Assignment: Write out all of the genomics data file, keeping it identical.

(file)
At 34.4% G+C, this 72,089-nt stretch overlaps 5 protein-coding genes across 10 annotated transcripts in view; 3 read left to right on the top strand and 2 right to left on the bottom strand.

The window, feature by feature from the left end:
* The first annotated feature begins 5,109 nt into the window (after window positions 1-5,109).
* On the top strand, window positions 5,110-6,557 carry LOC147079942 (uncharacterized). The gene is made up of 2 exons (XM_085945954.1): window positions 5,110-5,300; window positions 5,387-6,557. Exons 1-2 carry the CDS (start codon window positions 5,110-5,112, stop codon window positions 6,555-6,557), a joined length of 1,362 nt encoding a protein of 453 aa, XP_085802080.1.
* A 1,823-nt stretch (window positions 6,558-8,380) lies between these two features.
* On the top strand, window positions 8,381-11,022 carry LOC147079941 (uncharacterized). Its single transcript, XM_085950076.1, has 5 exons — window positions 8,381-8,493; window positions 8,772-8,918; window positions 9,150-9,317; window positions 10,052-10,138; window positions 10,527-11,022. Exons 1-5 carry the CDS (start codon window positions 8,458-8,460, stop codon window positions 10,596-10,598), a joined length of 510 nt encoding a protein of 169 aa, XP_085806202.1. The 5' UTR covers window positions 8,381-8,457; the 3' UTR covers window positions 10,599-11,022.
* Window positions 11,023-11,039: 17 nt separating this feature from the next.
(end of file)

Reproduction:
At 34.4% G+C, this 72,089-nt stretch overlaps 5 protein-coding genes across 10 annotated transcripts in view; 3 read left to right on the top strand and 2 right to left on the bottom strand.

The window, feature by feature from the left end:
* The first annotated feature begins 5,109 nt into the window (after window positions 1-5,109).
* On the top strand, window positions 5,110-6,557 carry LOC147079942 (uncharacterized). The gene is made up of 2 exons (XM_085945954.1): window positions 5,110-5,300; window positions 5,387-6,557. Exons 1-2 carry the CDS (start codon window positions 5,110-5,112, stop codon window positions 6,555-6,557), a joined length of 1,362 nt encoding a protein of 453 aa, XP_085802080.1.
* A 1,823-nt stretch (window positions 6,558-8,380) lies between these two features.
* On the top strand, window positions 8,381-11,022 carry LOC147079941 (uncharacterized). Its single transcript, XM_085950076.1, has 5 exons — window positions 8,381-8,493; window positions 8,772-8,918; window positions 9,150-9,317; window positions 10,052-10,138; window positions 10,527-11,022. Exons 1-5 carry the CDS (start codon window positions 8,458-8,460, stop codon window positions 10,596-10,598), a joined length of 510 nt encoding a protein of 169 aa, XP_085806202.1. The 5' UTR covers window positions 8,381-8,457; the 3' UTR covers window positions 10,599-11,022.
* Window positions 11,023-11,039: 17 nt separating this feature from the next.